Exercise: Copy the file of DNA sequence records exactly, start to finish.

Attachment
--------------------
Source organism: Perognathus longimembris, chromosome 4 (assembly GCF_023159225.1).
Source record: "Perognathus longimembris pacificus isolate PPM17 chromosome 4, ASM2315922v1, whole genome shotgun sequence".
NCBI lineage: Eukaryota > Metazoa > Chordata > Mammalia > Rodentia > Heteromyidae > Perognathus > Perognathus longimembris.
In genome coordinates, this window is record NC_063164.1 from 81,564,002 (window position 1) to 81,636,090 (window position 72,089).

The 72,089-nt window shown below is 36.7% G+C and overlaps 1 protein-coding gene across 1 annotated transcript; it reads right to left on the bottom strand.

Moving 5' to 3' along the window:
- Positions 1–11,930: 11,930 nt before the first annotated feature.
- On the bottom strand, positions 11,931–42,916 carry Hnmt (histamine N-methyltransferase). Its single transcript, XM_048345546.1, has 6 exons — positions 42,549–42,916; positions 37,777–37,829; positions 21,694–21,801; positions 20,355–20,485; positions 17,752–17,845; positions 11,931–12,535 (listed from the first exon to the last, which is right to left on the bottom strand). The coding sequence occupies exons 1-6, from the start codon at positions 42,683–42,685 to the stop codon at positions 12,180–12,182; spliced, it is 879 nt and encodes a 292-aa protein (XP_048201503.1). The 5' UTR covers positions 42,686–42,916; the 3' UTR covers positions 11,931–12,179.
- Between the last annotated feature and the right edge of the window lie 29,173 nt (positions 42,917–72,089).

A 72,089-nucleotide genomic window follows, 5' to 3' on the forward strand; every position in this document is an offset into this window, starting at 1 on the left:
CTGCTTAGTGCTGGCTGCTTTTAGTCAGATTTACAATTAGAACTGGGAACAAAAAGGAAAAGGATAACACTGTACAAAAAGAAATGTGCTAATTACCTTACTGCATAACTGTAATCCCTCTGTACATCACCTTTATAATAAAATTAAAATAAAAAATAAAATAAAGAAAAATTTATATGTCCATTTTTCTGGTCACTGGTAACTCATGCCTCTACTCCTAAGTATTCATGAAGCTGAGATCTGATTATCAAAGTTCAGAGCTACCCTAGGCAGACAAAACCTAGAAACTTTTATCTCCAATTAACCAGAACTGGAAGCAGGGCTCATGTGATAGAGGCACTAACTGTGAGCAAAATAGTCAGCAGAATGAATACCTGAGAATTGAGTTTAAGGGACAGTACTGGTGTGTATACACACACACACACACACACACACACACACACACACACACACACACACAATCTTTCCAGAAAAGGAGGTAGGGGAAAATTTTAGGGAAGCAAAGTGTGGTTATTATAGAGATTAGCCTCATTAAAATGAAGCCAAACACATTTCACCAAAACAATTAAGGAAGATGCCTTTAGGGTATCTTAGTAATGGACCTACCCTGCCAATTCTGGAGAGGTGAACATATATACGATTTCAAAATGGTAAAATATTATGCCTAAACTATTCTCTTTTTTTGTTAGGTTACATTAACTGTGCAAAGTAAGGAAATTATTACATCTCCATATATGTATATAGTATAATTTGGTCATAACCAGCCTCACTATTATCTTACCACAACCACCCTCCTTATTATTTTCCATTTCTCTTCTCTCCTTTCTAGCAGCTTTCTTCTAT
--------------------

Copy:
Source organism: Perognathus longimembris, chromosome 4 (assembly GCF_023159225.1).
Source record: "Perognathus longimembris pacificus isolate PPM17 chromosome 4, ASM2315922v1, whole genome shotgun sequence".
NCBI lineage: Eukaryota > Metazoa > Chordata > Mammalia > Rodentia > Heteromyidae > Perognathus > Perognathus longimembris.
In genome coordinates, this window is record NC_063164.1 from 81,564,002 (window position 1) to 81,636,090 (window position 72,089).

The 72,089-nt window shown below is 36.7% G+C and overlaps 1 protein-coding gene across 1 annotated transcript; it reads right to left on the bottom strand.

Moving 5' to 3' along the window:
- Positions 1–11,930: 11,930 nt before the first annotated feature.
- On the bottom strand, positions 11,931–42,916 carry Hnmt (histamine N-methyltransferase). Its single transcript, XM_048345546.1, has 6 exons — positions 42,549–42,916; positions 37,777–37,829; positions 21,694–21,801; positions 20,355–20,485; positions 17,752–17,845; positions 11,931–12,535 (listed from the first exon to the last, which is right to left on the bottom strand). The coding sequence occupies exons 1-6, from the start codon at positions 42,683–42,685 to the stop codon at positions 12,180–12,182; spliced, it is 879 nt and encodes a 292-aa protein (XP_048201503.1). The 5' UTR covers positions 42,686–42,916; the 3' UTR covers positions 11,931–12,179.
- Between the last annotated feature and the right edge of the window lie 29,173 nt (positions 42,917–72,089).

A 72,089-nucleotide genomic window follows, 5' to 3' on the forward strand; every position in this document is an offset into this window, starting at 1 on the left:
CTGCTTAGTGCTGGCTGCTTTTAGTCAGATTTACAATTAGAACTGGGAACAAAAAGGAAAAGGATAACACTGTACAAAAAGAAATGTGCTAATTACCTTACTGCATAACTGTAATCCCTCTGTACATCACCTTTATAATAAAATTAAAATAAAAAATAAAATAAAGAAAAATTTATATGTCCATTTTTCTGGTCACTGGTAACTCATGCCTCTACTCCTAAGTATTCATGAAGCTGAGATCTGATTATCAAAGTTCAGAGCTACCCTAGGCAGACAAAACCTAGAAACTTTTATCTCCAATTAACCAGAACTGGAAGCAGGGCTCATGTGATAGAGGCACTAACTGTGAGCAAAATAGTCAGCAGAATGAATACCTGAGAATTGAGTTTAAGGGACAGTACTGGTGTGTATACACACACACACACACACACACACACACACACACACACACACACACACAATCTTTCCAGAAAAGGAGGTAGGGGAAAATTTTAGGGAAGCAAAGTGTGGTTATTATAGAGATTAGCCTCATTAAAATGAAGCCAAACACATTTCACCAAAACAATTAAGGAAGATGCCTTTAGGGTATCTTAGTAATGGACCTACCCTGCCAATTCTGGAGAGGTGAACATATATACGATTTCAAAATGGTAAAATATTATGCCTAAACTATTCTCTTTTTTTGTTAGGTTACATTAACTGTGCAAAGTAAGGAAATTATTACATCTCCATATATGTATATAGTATAATTTGGTCATAACCAGCCTCACTATTATCTTACCACAACCACCCTCCTTATTATTTTCCATTTCTCTTCTCTCCTTTCTAGCAGCTTTCTTCTAT